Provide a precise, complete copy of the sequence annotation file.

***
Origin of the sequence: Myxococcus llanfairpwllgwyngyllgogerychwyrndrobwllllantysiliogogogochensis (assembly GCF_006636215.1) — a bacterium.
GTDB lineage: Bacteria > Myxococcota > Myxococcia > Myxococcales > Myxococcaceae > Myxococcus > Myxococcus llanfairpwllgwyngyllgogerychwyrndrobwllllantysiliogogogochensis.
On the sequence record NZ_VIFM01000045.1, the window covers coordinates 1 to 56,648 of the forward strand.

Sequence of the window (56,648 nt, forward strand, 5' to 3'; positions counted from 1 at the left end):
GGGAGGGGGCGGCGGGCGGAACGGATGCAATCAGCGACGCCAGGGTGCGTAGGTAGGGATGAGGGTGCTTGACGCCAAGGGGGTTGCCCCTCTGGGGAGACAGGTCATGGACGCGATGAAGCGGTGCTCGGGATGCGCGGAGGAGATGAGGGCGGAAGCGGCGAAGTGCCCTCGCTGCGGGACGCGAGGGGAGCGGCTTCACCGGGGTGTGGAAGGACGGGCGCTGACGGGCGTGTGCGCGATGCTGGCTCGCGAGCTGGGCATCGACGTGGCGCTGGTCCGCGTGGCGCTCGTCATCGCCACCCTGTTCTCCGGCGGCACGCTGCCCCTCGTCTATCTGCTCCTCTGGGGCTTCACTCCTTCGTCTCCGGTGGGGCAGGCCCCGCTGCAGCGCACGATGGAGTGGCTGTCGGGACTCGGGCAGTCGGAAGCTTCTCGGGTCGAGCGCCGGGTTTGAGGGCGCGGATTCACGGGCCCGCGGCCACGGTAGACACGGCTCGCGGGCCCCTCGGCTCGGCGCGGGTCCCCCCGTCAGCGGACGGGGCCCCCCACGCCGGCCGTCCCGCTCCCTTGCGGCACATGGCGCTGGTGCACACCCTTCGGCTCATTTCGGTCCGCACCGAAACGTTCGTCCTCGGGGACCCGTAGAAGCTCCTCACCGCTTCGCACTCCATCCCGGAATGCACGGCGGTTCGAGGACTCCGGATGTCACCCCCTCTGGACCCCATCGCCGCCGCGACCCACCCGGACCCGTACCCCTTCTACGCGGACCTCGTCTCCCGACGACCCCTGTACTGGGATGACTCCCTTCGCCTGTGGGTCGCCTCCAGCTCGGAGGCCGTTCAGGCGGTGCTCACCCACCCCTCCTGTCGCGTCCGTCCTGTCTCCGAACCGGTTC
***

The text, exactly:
Origin of the sequence: Myxococcus llanfairpwllgwyngyllgogerychwyrndrobwllllantysiliogogogochensis (assembly GCF_006636215.1) — a bacterium.
GTDB lineage: Bacteria > Myxococcota > Myxococcia > Myxococcales > Myxococcaceae > Myxococcus > Myxococcus llanfairpwllgwyngyllgogerychwyrndrobwllllantysiliogogogochensis.
On the sequence record NZ_VIFM01000045.1, the window covers coordinates 1 to 56,648 of the forward strand.

Sequence of the window (56,648 nt, forward strand, 5' to 3'; positions counted from 1 at the left end):
GGGAGGGGGCGGCGGGCGGAACGGATGCAATCAGCGACGCCAGGGTGCGTAGGTAGGGATGAGGGTGCTTGACGCCAAGGGGGTTGCCCCTCTGGGGAGACAGGTCATGGACGCGATGAAGCGGTGCTCGGGATGCGCGGAGGAGATGAGGGCGGAAGCGGCGAAGTGCCCTCGCTGCGGGACGCGAGGGGAGCGGCTTCACCGGGGTGTGGAAGGACGGGCGCTGACGGGCGTGTGCGCGATGCTGGCTCGCGAGCTGGGCATCGACGTGGCGCTGGTCCGCGTGGCGCTCGTCATCGCCACCCTGTTCTCCGGCGGCACGCTGCCCCTCGTCTATCTGCTCCTCTGGGGCTTCACTCCTTCGTCTCCGGTGGGGCAGGCCCCGCTGCAGCGCACGATGGAGTGGCTGTCGGGACTCGGGCAGTCGGAAGCTTCTCGGGTCGAGCGCCGGGTTTGAGGGCGCGGATTCACGGGCCCGCGGCCACGGTAGACACGGCTCGCGGGCCCCTCGGCTCGGCGCGGGTCCCCCCGTCAGCGGACGGGGCCCCCCACGCCGGCCGTCCCGCTCCCTTGCGGCACATGGCGCTGGTGCACACCCTTCGGCTCATTTCGGTCCGCACCGAAACGTTCGTCCTCGGGGACCCGTAGAAGCTCCTCACCGCTTCGCACTCCATCCCGGAATGCACGGCGGTTCGAGGACTCCGGATGTCACCCCCTCTGGACCCCATCGCCGCCGCGACCCACCCGGACCCGTACCCCTTCTACGCGGACCTCGTCTCCCGACGACCCCTGTACTGGGATGACTCCCTTCGCCTGTGGGTCGCCTCCAGCTCGGAGGCCGTTCAGGCGGTGCTCACCCACCCCTCCTGTCGCGTCCGTCCTGTCTCCGAACCGGTTC